(This was first posted on the discontinued blog at mjjzf.eu)
It is fair to say there is a good number of things in this world that I am ambivalent about.
But there is one thing has a special place in my
heart gut: Working in plaintext.
I played with LaTeX, much like everyone else – on Slackware, my old companion for a long time, it is even included as part of the standard installation. I have also experimented with AsciiDoc, and I am writing this using Markdown.
I obviously love the essential principle: Working from some basic templates, I write with a bit ot markup and press the make it so-button to have the system generate something pretty. Excellent. Also, because you can turn it into whatever. I was quite fascinated with Publican, a tool to create documentation used by the Red Hat tribe, which I was introduced to by Klaatu on Hacker Public Radio episode 0866. You write your document and tell the system “I want this in docbook, PDF and ePub, please” – and just wait. Awesome. David Collins-Rivera (Lostnbronx) tells about using txt2tags to generate various document types.
And of course, there is the great Org Mode, which some people use to keep their lives together in organised text format; and you will find a lot of people who found salvation in Todo.txt (see examples at a recent HowToGeek article on todo.txt).
In more recent times, I have been going through a lot of these tools and thoughts again, inspired by Scott Nesbitt’s Plain Text Project.
It is, however, usually a pain in the assets. So shoot me.
To be fairly, this is partly because I am Danish and Unicode is still a challenge. Most of the GUI apps can handle that, but when you get into plaintext territory, a lot of software basically expects you to be in the US. Which also becomes clear when you look at the keyboard shortcuts in some apps. But when you are writing, it usually means you need to escape characters or be quite specific about what kind of character set I just might be talking about.
But the idea that this is all plain text files… well, let us look at that. I mentioned the Todo.txt article before. Let’s just see:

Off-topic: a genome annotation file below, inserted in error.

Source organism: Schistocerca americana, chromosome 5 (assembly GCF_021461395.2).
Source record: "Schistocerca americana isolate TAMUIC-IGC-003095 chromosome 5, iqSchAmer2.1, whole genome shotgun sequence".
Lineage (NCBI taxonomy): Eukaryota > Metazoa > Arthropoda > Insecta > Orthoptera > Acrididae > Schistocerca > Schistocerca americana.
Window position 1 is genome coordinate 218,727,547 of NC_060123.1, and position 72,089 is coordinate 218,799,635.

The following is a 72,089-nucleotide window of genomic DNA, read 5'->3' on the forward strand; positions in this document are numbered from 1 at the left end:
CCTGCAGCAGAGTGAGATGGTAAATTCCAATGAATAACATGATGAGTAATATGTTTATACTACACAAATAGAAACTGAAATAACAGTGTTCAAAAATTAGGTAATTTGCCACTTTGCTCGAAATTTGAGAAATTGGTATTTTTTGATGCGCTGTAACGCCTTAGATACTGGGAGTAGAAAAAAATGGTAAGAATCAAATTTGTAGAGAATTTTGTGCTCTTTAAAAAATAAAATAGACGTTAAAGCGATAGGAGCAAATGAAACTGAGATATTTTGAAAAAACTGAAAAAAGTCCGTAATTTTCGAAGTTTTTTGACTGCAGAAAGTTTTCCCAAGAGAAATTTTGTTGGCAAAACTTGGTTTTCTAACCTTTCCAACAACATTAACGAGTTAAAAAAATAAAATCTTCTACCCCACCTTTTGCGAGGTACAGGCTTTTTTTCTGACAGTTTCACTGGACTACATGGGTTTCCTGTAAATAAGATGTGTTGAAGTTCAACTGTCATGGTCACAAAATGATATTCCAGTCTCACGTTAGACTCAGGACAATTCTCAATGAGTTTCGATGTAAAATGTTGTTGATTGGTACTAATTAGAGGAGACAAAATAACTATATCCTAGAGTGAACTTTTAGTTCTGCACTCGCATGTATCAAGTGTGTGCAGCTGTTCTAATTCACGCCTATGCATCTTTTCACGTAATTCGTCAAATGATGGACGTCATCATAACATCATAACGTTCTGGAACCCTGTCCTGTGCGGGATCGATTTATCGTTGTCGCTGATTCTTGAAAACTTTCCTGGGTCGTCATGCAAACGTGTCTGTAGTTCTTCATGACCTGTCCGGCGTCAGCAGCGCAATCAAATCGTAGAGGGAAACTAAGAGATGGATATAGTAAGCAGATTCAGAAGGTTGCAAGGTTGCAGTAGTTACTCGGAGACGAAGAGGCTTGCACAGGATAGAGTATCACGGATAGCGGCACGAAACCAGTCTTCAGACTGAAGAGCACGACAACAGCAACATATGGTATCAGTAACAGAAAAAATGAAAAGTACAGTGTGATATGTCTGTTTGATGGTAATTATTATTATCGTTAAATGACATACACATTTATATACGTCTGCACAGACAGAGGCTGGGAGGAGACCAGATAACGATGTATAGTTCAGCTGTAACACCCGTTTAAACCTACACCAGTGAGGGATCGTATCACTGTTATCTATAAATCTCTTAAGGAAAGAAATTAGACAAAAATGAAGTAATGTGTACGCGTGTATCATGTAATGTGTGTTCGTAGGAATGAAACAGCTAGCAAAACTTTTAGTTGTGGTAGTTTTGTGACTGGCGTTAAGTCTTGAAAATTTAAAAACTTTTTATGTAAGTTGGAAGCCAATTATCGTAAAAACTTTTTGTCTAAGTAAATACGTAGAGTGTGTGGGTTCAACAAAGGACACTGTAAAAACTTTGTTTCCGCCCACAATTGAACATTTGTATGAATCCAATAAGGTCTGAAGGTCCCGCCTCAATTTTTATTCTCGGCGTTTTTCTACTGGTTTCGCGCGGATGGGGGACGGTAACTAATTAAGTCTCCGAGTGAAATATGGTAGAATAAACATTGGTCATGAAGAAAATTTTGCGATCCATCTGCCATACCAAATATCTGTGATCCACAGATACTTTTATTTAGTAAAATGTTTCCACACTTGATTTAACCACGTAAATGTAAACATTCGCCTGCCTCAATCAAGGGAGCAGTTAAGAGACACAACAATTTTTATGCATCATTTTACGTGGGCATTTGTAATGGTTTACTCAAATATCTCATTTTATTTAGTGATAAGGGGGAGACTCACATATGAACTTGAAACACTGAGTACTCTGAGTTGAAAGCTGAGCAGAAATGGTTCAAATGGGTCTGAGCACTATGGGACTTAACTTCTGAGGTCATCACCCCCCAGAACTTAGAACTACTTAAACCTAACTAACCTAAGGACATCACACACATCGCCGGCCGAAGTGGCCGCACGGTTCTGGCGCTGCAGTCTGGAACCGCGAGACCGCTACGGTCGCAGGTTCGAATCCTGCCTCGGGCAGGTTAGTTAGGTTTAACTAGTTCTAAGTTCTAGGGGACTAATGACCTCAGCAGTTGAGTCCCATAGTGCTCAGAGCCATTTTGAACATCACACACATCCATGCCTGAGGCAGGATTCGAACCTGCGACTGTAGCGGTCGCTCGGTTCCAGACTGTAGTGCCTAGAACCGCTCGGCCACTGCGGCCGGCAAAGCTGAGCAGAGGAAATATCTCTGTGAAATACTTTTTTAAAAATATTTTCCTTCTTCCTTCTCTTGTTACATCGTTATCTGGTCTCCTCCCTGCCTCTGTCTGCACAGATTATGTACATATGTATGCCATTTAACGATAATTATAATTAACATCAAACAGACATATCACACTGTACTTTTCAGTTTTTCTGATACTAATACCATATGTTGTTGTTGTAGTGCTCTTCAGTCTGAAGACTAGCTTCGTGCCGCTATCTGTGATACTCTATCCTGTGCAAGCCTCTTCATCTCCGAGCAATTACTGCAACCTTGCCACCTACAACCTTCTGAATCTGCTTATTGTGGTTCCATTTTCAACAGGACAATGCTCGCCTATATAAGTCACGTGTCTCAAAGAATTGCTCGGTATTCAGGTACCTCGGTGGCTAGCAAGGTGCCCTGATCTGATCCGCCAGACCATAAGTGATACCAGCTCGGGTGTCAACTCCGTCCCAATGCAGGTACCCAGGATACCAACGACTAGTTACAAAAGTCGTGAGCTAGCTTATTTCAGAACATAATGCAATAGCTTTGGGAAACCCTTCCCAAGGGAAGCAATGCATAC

Plain text, right? Well.
When I was starting to use LaTeX, it was obviously for the 1337 geek factor of it, because you do, I was 800 years younger and difficult was not an obstacle. But I am becoming increasingly less fascinated with the thought of doing this stuff by hand – writing a letter should take less than a day, I have come to feel – and more attracted to seeing these formats as exchange formats. For instance, I like using LyX to write documents. It has the advantages of writing LaTeX while still presenting something I can work with. It still has heavy forced templating. I also like to use JabRef for bibliography files, and it exports BibTeX. And as for just banging out text, I love using Focuswriter, which at least puts out OpenDocument, even if it would be the most obvious tool for making Markdown!
I like to use Nextcloud Notes for shorter notes, but the Markdown tool is actually quite good – and the Nextcloud Notes Android app is better, because it illustrates my point: It lets me write in Markdown, but toggle between showing the Markdown and the actual text with rendered markup. That is all we wanted in the first place, right?
Obviously, literally minutes afterafter I wrote this, I looked around for some other articles and found my opinions better expressed in Adam Hyde: What’s wrong with Markdown.